Exercise: Being Active While Living with a Chronic Condition

Staying active and fit is essential, especially for those with a chronic condition such as Alzheimer’s, diabetes, epilepsy or heart disease. Incorporating exercise into your daily routine not only strengthens your body and allows you to maintain an active lifestyle — it also strengthens your mind.

Laura Spadaro is 48 years old, and has been living with type 2 diabetes since she was twelve. Laura says, “Exercise is essential as a diabetic. It keeps my heart healthy, my blood sugars leveled, and my weight in check. But most importantly, it keeps me mentally strong so I can effectively manage my insulin therapy.”

Maintaining a healthy mind is as important as gaining physical strength when living with a chronic condition. Harvard Health reports that exercise that elevates your heart rate will increase blood flow to your brain. In turn, that boosts your memory and thinking skills, reduces insulin resistance, and tames inflammation.

“Even more exciting is the finding that engaging in a program of regular exercise of moderate intensity over six months or a year is associated with an increase in the volume of selected brain regions,” says Dr. McGinnis, instructor of neurology at Harvard Medical School. So you actually can expand your brain through exercise!

Starting an exercise program may sound daunting, especially for those living with the challenges of a chronic condition. So, if you have never exercised before, where do you begin?

Start with these five easy steps:

1) Safety first. Safety is important, so consult your physician before you begin any exercise regime. Work around any physical challenges associated with your condition and choose an activity that will empower you to sustain a daily exercise program.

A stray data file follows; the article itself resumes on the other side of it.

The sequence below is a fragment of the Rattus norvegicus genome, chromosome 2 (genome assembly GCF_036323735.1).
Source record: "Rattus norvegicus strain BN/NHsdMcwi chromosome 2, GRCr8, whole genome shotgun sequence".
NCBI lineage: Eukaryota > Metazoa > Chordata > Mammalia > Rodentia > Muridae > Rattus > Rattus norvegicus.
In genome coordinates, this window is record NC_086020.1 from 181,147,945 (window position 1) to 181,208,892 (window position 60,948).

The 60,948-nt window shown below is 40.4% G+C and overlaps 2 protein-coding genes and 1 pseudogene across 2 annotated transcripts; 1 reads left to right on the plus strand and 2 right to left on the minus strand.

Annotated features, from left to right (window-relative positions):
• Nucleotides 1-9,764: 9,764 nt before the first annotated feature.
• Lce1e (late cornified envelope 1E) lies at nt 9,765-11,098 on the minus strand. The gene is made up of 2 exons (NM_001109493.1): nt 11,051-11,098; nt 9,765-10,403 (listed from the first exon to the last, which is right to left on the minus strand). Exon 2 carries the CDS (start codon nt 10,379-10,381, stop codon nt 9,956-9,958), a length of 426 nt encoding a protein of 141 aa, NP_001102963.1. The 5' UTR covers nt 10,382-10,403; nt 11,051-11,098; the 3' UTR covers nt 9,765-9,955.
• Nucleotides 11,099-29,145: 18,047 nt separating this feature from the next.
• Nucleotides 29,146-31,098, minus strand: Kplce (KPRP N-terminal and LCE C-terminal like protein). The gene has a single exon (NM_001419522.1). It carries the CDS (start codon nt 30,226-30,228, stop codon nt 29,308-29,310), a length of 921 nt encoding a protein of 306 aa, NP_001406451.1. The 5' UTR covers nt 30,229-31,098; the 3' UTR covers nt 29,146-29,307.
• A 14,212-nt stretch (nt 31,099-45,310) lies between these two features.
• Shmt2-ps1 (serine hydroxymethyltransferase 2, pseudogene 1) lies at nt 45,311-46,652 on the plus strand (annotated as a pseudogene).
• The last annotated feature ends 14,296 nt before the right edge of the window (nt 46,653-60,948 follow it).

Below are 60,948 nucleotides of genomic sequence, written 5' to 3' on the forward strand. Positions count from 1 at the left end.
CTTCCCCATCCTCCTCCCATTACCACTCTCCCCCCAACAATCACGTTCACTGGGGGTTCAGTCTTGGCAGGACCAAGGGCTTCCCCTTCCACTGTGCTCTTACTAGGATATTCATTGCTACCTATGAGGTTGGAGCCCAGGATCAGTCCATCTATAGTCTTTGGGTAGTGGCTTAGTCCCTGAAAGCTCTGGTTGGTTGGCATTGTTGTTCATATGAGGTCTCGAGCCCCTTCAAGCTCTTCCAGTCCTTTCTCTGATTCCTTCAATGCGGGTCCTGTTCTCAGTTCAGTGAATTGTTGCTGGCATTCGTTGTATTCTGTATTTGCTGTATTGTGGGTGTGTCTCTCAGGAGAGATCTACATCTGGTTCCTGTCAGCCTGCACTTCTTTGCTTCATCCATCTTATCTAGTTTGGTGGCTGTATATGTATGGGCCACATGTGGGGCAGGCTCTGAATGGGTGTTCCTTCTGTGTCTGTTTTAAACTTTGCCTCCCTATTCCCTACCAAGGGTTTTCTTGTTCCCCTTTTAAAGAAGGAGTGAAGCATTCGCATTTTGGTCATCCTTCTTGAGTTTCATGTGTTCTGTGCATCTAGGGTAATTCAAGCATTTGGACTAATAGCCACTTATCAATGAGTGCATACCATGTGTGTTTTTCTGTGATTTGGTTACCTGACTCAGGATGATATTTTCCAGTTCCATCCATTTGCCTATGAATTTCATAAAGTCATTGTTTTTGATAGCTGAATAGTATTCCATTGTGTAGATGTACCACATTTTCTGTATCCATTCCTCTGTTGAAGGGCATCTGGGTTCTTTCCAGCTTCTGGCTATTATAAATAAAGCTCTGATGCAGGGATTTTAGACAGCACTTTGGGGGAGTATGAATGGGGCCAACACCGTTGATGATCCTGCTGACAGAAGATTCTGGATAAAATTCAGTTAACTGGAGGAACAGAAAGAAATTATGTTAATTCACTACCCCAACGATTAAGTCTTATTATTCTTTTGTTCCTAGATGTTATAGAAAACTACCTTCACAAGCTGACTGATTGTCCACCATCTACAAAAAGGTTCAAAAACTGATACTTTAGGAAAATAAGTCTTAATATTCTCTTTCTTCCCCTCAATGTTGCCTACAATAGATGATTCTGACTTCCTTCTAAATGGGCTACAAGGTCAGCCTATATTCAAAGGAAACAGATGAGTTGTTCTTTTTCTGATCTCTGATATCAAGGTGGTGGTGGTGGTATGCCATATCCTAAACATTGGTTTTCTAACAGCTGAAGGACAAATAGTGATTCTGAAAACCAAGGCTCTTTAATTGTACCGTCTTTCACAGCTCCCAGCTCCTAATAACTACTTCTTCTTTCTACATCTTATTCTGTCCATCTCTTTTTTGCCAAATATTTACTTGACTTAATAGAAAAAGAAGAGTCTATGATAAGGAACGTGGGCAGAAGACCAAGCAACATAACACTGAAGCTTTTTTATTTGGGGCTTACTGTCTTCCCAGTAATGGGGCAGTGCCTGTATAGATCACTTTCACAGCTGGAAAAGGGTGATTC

2) Enjoy yourself. Select an exercise that will keep you motivated and that you enjoy. Walking is low-impact and free! Explore local gyms or classes; they often offer introductory rates or free trials. Tai Chi, Yoga, and Spin classes all increase the blood flow to the brain and are fun!

3) Slow and steady: Don’t overwhelm yourself with committing to exercise every day. Commit to two days a week for 10 minutes. After you feel comfortable and the physical activity gets easier, increase the amount of time and days you exercise.

4) Get a medical ID. A MedicAlert ID such as a bracelet, necklace, or shoe tag will give you peace of mind when you start an exercise regime. As a diabetic, Laura wears her MedicAlert ID every day — but especially when she runs. If she sustains an injury while running, a Good Samaritan or first responder can access her MedicAlert ID and contact our 24/7emergency response team, who will quickly communicate critical health information to ensure she gets prompt and effective care. 

5) Support is important. Getting started is hard but finding a friend who can join you will make it easier! An accountability buddy will be supportive for both of you. Also, surround yourself with loved ones and friends that encourage and support your healthy living goals.

Exercise has many benefits, beyond just strength and endurance. It will strengthen your core to help with balance and increase your body’s ability to absorb the impact of a fall. But most importantly, it will keep you mentally strong and help alleviate the stresses of living with a chronic condition.

We’ve got you covered.

What is MedicAlert? It’s not just a medical ID. MedicAlert is peace of mind. Starting an exercise program while living with a chronic condition is not easy. Know that in case of a medical emergency, MedicAlert Foundation has your back. With a MedicAlert ID and membership, your medical history and emergency information is stored, safe and secure, in your MedicAlert profile.

How does it work? Emergency response personnel are trained to look for a MedicAlert ID. In an emergency, accessing the MedicAlert ID number on your bracelet, necklace or tag will connect first responders to MedicAlert’s 24/7 MedicAlert Emergency Response Team. They will relay your complete medical history and list of emergency contacts, providing first responders with a detailed health record and action plan.